Sass in the Real World: book 1 of 4

Assemble the layout

Prior to this process, I started developing at the layout level. Abstracting concepts like modules and elements were extremely difficult to do and typically overlooked. By completing my UI development journey with the layout, we get to take advantage of all of the hard work done so far. Our layout Sass files should contain no more information then is needed to assemble a series of modules and elements. Imagine a sketch with gray boxes in the view, this is the document that creates that structure. Elements are never defined and modules are never engineered here.

I never advocate for sub-directories per layout, as things should never get that complex. At this level, assembling the layout should be taking 100% advantage of the elements and modules already engineered. If you find yourself involved in more complex development at this phase, I would argue that you need to review your work before engaging in more complex levels of code. An ideal file structure would look similar to the following.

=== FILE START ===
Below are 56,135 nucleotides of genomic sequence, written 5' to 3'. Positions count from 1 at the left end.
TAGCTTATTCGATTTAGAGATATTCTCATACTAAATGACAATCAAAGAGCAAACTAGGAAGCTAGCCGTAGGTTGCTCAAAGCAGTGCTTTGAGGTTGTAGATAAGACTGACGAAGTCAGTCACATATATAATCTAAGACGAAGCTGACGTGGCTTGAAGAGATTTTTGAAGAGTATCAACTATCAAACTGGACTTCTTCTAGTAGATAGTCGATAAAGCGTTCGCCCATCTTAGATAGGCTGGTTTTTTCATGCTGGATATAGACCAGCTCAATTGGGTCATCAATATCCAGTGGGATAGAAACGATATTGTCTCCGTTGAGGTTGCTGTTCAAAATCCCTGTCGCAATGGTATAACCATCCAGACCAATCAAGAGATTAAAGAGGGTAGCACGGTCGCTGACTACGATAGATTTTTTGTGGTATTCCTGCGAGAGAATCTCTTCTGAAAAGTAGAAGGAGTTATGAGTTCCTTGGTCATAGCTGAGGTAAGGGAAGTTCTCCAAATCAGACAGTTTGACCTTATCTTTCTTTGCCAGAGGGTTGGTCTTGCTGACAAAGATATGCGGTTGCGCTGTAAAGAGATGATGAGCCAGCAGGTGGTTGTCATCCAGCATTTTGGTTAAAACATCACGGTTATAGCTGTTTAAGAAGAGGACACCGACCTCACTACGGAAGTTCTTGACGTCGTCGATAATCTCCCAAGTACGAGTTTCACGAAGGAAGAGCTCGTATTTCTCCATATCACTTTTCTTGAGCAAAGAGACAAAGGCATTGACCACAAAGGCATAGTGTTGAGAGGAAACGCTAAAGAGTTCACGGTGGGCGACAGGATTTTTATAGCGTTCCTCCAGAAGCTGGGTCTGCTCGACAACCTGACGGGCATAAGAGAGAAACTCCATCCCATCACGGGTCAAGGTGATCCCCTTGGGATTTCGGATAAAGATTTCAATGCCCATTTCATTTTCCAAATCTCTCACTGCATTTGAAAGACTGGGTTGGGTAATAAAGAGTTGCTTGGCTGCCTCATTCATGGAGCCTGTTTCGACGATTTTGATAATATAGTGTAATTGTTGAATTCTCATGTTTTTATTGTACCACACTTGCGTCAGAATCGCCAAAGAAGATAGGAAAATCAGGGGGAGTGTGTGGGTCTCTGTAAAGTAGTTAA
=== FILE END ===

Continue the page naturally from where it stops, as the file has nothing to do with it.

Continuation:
|- sass/
|--- layouts/
|----- _home-layout.scss
|----- _marketing-layout.scss
|----- _search-results-layout.scss
|----- _order-summary-layout.scss

Typically I will name a layout Sass file after the semantic meaning of the view. In an MVC app, a great convention is either use the name of the controller or the layout template file and append the word -container or -layout. An example would be _sessions-container.scss or _sessions-layout.scss.

To keep things simple, I would then scope all the presentational Sass in a document by the same name, .sessions-layout {} for example. Using this class name can be achieved by dynamically adding the class to the <body> tag when the view renders or creating multiple layout templates with a static class applied. Use whatever works for you.

Our #1 goal with layout Sass files is to place control of the template UI into the hands of the CSS itself rather then depending on presentational classes in our markup. This becomes even more important when considering mobile/content first and responsive web design strategies.